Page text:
6. I agree with Valmai’s comment about chn reading to an adult each day. I currently listen to 2 chn read per day when not conducting Running Records. To do quality listening of reading as well as ask some questions about the text requires time. Perhaps this could be read to another person so we can include students as well. Looking at text types and tracking which class will do which type is a great idea. We could do this at the beginning of the year so teachers know what they need to teach. The comment about chn needing to read 50% non fiction is valid but we need more readers available as home readers are probably 80-90% fiction. Beginning to purchase sets for Guided Reading is a start but we need to continue to purchase non fiction texts as well as ones that demonstrate a range of text types.

    • Is this an opportunity to educate families, through the newsletter, a literacy pamphlet or something similiar that informs parents about what we are trying to achieve with reading at a junior primary/primary level including information about parents providing both fiction and non-fiction books for their children to read?

  7. To be perfectly honest I had almost forgotten about the existence of these documents. Granted, it is not the focus of what I do but I still feel that maybe it’s a bit indicative that they are not at the forefront as a planning and assessment tool.
    The R-6 model is very prescriptive, detailed and clearly set out. It provides a comprehensive overview and addresses many different aspects of Literacy learning in classrooms. Whilst it is not finished I can see it being a useful tool to ensure a consistent approach across all classrooms. From a Wellbeing perspective this enables students to feel secure and confident. When they feel this way they are far more likely to engage in meaningful learning and find it to be a positive experience rather than a potentially distressing one.
    The 7-12 model is a good start but needs a lot of work. I feel very strongly that insisting Literacy be a primary focus in all areas of learning is actually discounting the importance of other very important subjects. I will never deny that Literacy is one of the most important aspects of schooling, both Primary and Secondary, however the approach to it being part of curriculum areas other than English needs to be of an implicit nature. As someone who teaches in one of these areas, my aim is to allow students to see Literacy as a necessary tool if they want to be successful in their learning and enjoyment in The Arts. The Arts comes first in my program, and I sneak the Literacy in as part and parcel. It’s a tool, not a stand alone part of what I do. This is very similar to the way that ICT is approached and utilised in these same specialised subjects. It should be seen as a tool, not an isolated entity valued only for it’s novelty value. As a novelty it has no purpose and will remain an abstract bearing little to no importance in the lives of young people.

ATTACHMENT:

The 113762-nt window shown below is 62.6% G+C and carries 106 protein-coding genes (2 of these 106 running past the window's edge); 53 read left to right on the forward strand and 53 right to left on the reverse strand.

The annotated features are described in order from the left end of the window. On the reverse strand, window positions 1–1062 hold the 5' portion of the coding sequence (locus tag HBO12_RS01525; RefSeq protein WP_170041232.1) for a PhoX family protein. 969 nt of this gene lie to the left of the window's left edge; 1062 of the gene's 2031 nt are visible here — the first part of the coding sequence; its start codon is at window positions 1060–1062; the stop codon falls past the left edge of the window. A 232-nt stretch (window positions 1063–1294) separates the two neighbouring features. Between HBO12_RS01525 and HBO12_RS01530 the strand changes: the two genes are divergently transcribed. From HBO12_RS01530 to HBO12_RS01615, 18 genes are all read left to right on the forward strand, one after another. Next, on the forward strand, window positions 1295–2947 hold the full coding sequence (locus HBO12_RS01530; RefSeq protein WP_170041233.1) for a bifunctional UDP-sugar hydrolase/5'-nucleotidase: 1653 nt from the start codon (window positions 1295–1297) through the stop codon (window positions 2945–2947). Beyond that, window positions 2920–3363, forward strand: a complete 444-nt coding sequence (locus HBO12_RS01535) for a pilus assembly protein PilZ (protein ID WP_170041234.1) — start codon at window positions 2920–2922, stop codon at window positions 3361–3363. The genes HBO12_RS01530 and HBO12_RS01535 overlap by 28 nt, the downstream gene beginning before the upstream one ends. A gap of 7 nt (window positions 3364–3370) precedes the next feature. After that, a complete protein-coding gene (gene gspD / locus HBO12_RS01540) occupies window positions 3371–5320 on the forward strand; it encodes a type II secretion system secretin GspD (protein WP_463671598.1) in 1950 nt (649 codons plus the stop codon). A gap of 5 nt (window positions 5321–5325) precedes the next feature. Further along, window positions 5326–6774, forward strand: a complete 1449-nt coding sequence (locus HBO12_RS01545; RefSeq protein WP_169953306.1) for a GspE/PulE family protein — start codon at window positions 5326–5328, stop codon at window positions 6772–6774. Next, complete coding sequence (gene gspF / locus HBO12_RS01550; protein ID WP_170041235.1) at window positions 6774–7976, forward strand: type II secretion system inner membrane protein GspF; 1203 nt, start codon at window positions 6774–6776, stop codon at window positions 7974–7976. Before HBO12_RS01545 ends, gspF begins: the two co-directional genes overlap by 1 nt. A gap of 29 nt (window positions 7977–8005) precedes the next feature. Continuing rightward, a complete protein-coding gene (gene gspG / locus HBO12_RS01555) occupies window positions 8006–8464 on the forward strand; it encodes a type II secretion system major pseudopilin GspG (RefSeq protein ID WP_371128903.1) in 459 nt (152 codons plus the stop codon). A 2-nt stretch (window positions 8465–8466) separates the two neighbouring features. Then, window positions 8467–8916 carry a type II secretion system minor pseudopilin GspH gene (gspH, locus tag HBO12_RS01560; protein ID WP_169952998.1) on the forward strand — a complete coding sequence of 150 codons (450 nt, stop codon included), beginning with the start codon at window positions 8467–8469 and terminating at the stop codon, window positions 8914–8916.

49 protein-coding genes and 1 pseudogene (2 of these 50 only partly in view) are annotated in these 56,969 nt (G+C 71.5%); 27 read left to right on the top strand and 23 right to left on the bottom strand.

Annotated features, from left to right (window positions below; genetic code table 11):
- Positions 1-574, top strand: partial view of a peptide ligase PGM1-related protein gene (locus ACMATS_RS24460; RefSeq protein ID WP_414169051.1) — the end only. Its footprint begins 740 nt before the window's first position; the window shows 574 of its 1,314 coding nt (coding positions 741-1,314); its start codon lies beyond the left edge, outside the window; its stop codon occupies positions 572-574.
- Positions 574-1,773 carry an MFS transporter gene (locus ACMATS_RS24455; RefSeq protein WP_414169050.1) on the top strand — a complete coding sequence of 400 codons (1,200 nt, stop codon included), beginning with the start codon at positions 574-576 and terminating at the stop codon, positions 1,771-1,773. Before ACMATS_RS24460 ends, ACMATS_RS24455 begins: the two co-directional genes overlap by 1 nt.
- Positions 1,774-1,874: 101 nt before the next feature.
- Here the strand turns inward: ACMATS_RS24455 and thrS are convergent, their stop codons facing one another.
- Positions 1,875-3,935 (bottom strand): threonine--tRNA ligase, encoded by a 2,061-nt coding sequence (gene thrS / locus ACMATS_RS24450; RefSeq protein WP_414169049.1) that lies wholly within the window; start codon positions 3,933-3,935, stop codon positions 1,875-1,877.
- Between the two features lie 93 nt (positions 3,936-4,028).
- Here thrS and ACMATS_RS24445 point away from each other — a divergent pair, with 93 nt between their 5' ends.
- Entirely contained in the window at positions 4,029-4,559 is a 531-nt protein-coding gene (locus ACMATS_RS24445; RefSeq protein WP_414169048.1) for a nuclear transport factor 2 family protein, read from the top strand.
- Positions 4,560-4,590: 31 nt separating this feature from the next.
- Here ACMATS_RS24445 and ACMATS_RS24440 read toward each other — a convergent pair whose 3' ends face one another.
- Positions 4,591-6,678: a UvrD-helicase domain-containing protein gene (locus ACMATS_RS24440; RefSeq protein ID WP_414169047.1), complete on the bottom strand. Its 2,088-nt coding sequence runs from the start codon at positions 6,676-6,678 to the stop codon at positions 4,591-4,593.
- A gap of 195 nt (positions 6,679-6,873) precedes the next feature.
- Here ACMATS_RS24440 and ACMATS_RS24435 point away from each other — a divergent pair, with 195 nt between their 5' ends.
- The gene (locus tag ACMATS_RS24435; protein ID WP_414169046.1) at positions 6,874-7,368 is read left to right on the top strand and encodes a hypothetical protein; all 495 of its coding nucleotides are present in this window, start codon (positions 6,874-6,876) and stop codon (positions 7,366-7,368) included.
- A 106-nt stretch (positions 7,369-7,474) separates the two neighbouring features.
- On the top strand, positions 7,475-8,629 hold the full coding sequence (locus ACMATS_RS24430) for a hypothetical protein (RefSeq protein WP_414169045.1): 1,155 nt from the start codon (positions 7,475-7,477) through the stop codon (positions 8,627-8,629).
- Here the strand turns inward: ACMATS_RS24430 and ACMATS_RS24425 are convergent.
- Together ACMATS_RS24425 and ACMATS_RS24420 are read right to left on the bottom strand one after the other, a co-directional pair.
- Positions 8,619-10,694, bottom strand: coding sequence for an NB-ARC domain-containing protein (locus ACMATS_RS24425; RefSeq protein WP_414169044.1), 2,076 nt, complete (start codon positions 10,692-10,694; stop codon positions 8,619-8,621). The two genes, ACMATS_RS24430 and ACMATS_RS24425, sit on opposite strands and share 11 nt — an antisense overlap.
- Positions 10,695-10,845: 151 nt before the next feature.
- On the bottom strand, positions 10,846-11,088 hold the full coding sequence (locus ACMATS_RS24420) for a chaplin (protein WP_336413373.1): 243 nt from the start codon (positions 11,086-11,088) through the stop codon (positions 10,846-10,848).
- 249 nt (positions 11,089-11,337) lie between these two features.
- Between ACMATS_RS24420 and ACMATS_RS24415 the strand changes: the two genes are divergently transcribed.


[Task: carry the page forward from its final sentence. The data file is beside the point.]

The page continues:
Consistency of approach and language used is in my opinion the key to a successful whole school agreement.

  8. Having looked at both the R-6 and 7-12 documents, the primary document is considerably more advanced than secondary. I also noticed that the 7-12 document only really deals with the writing aspect of literacy, rather than encompassing all aspects which needs to include spoken and comprehending texts. After the work teachers did with the Literacy for Learning program I also think the documents could include the teaching and learning cycle plus mention that we are aiming to progress students across the register continuum from everyday / concrete communication to technical / abstract communication at senior year levels.

    • It is a good point that you make Tanya. I know Sam has also mentioned the fact that we have done a variety of T & D sessions ie. Literacy for Learning and Tactical Teaching but they (or aspects of them) are not necessarily a part of our literacy agreement. We certainly need some time to discuss the things you have mentioned and bring together our practice into this document.

  9. The primary document is formatted well, it is easy to read and just needs a bit of fine-tuning to complete.
    Dividing it into Reading, Writing , Listening & Speaking is easy to follow as I find this the best way for me to think when I program even though many tasks we do use all of these modes.
    Are the 4 writing samples like we used to do for the Literacy folders?? Will these become Portfolio evidence perhaps??
    The areas of spelling and handwriting obviously need more focus to format like the other areas. Handwriting is an interesting one. I know Danny has managed to shuffle this in as a stand alone lesson and it is now part of the AC in English but I really struggle to fit it in and haven’t really done so for a fair while? What do others think?
    When it comes to the standards that we want kids to achieve and the lists etc that we want them to cover much of this was outlined in our old faithful Literacy Folders. It would be worth looking back at these as the standards were fine-tuned over 3 or 4 years and should be pretty reliable.